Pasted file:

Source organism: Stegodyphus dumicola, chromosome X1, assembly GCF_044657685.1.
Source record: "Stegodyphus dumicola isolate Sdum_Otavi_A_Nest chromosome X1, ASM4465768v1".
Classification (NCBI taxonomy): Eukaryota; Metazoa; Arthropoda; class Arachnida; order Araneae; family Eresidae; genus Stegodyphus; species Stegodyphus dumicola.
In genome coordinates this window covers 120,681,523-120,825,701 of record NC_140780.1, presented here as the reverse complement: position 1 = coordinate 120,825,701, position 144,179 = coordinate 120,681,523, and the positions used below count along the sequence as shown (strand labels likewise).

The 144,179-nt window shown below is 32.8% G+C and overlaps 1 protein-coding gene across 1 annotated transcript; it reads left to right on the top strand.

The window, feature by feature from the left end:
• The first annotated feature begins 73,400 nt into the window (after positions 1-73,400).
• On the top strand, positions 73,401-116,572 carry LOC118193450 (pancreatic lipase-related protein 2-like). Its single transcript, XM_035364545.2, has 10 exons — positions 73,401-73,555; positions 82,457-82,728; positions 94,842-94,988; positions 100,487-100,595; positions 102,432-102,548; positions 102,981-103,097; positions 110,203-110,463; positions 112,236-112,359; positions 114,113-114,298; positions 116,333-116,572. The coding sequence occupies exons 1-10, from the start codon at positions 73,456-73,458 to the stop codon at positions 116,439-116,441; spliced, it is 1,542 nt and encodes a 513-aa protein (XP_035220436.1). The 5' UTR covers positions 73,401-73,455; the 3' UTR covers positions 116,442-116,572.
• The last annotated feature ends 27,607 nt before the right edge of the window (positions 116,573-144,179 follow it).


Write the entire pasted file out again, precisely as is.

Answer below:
Source organism: Stegodyphus dumicola, chromosome X1, assembly GCF_044657685.1.
Source record: "Stegodyphus dumicola isolate Sdum_Otavi_A_Nest chromosome X1, ASM4465768v1".
Classification (NCBI taxonomy): Eukaryota; Metazoa; Arthropoda; class Arachnida; order Araneae; family Eresidae; genus Stegodyphus; species Stegodyphus dumicola.
In genome coordinates this window covers 120,681,523-120,825,701 of record NC_140780.1, presented here as the reverse complement: position 1 = coordinate 120,825,701, position 144,179 = coordinate 120,681,523, and the positions used below count along the sequence as shown (strand labels likewise).

The 144,179-nt window shown below is 32.8% G+C and overlaps 1 protein-coding gene across 1 annotated transcript; it reads left to right on the top strand.

The window, feature by feature from the left end:
• The first annotated feature begins 73,400 nt into the window (after positions 1-73,400).
• On the top strand, positions 73,401-116,572 carry LOC118193450 (pancreatic lipase-related protein 2-like). Its single transcript, XM_035364545.2, has 10 exons — positions 73,401-73,555; positions 82,457-82,728; positions 94,842-94,988; positions 100,487-100,595; positions 102,432-102,548; positions 102,981-103,097; positions 110,203-110,463; positions 112,236-112,359; positions 114,113-114,298; positions 116,333-116,572. The coding sequence occupies exons 1-10, from the start codon at positions 73,456-73,458 to the stop codon at positions 116,439-116,441; spliced, it is 1,542 nt and encodes a 513-aa protein (XP_035220436.1). The 5' UTR covers positions 73,401-73,455; the 3' UTR covers positions 116,442-116,572.
• The last annotated feature ends 27,607 nt before the right edge of the window (positions 116,573-144,179 follow it).